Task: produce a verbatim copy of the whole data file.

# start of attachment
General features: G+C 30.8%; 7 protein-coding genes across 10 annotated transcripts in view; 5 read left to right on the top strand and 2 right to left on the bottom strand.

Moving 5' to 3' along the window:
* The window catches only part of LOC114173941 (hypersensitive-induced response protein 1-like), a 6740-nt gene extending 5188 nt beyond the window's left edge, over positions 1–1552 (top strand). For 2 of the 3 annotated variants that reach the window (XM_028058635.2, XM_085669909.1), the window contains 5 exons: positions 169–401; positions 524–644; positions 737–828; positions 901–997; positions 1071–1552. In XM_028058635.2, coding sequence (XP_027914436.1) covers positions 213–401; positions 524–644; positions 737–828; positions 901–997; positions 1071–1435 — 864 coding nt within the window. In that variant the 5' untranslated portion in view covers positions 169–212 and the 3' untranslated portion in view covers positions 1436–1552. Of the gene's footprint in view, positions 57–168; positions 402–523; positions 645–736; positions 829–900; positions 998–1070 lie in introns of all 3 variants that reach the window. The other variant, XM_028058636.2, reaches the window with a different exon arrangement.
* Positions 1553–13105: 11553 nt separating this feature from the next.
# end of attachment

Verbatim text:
General features: G+C 30.8%; 7 protein-coding genes across 10 annotated transcripts in view; 5 read left to right on the top strand and 2 right to left on the bottom strand.

Moving 5' to 3' along the window:
* The window catches only part of LOC114173941 (hypersensitive-induced response protein 1-like), a 6740-nt gene extending 5188 nt beyond the window's left edge, over positions 1–1552 (top strand). For 2 of the 3 annotated variants that reach the window (XM_028058635.2, XM_085669909.1), the window contains 5 exons: positions 169–401; positions 524–644; positions 737–828; positions 901–997; positions 1071–1552. In XM_028058635.2, coding sequence (XP_027914436.1) covers positions 213–401; positions 524–644; positions 737–828; positions 901–997; positions 1071–1435 — 864 coding nt within the window. In that variant the 5' untranslated portion in view covers positions 169–212 and the 3' untranslated portion in view covers positions 1436–1552. Of the gene's footprint in view, positions 57–168; positions 402–523; positions 645–736; positions 829–900; positions 998–1070 lie in introns of all 3 variants that reach the window. The other variant, XM_028058636.2, reaches the window with a different exon arrangement.
* Positions 1553–13105: 11553 nt separating this feature from the next.